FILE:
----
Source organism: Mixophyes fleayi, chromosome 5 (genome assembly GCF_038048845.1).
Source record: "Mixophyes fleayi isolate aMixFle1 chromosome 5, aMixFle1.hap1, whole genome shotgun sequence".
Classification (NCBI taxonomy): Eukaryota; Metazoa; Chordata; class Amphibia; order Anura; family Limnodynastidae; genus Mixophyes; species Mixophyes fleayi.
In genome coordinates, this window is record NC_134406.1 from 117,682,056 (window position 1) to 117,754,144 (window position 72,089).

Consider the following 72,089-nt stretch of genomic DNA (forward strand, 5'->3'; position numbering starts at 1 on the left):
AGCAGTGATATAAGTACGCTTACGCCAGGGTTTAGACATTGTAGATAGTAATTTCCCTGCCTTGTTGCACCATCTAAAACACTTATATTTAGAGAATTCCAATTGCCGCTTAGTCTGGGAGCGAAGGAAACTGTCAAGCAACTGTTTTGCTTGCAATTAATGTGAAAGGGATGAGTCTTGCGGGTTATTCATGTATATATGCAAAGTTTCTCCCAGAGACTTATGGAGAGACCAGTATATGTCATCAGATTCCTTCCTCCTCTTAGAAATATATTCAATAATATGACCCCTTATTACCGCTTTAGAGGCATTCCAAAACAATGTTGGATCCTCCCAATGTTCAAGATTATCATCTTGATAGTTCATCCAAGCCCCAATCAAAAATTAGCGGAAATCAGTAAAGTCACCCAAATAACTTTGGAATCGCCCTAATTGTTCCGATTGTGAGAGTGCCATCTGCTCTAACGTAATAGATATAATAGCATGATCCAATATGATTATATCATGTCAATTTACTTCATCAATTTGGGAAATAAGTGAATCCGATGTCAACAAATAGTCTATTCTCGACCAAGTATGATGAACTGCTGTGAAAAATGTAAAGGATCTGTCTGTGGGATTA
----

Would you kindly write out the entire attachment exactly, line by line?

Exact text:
Source organism: Mixophyes fleayi, chromosome 5 (genome assembly GCF_038048845.1).
Source record: "Mixophyes fleayi isolate aMixFle1 chromosome 5, aMixFle1.hap1, whole genome shotgun sequence".
Classification (NCBI taxonomy): Eukaryota; Metazoa; Chordata; class Amphibia; order Anura; family Limnodynastidae; genus Mixophyes; species Mixophyes fleayi.
In genome coordinates, this window is record NC_134406.1 from 117,682,056 (window position 1) to 117,754,144 (window position 72,089).

Consider the following 72,089-nt stretch of genomic DNA (forward strand, 5'->3'; position numbering starts at 1 on the left):
AGCAGTGATATAAGTACGCTTACGCCAGGGTTTAGACATTGTAGATAGTAATTTCCCTGCCTTGTTGCACCATCTAAAACACTTATATTTAGAGAATTCCAATTGCCGCTTAGTCTGGGAGCGAAGGAAACTGTCAAGCAACTGTTTTGCTTGCAATTAATGTGAAAGGGATGAGTCTTGCGGGTTATTCATGTATATATGCAAAGTTTCTCCCAGAGACTTATGGAGAGACCAGTATATGTCATCAGATTCCTTCCTCCTCTTAGAAATATATTCAATAATATGACCCCTTATTACCGCTTTAGAGGCATTCCAAAACAATGTTGGATCCTCCCAATGTTCAAGATTATCATCTTGATAGTTCATCCAAGCCCCAATCAAAAATTAGCGGAAATCAGTAAAGTCACCCAAATAACTTTGGAATCGCCCTAATTGTTCCGATTGTGAGAGTGCCATCTGCTCTAACGTAATAGATATAATAGCATGATCCAATATGATTATATCATGTCAATTTACTTCATCAATTTGGGAAATAAGTGAATCCGATGTCAACAAATAGTCTATTCTCGACCAAGTATGATGAACTGCTGTGAAAAATGTAAAGGATCTGTCTGTGGGATTA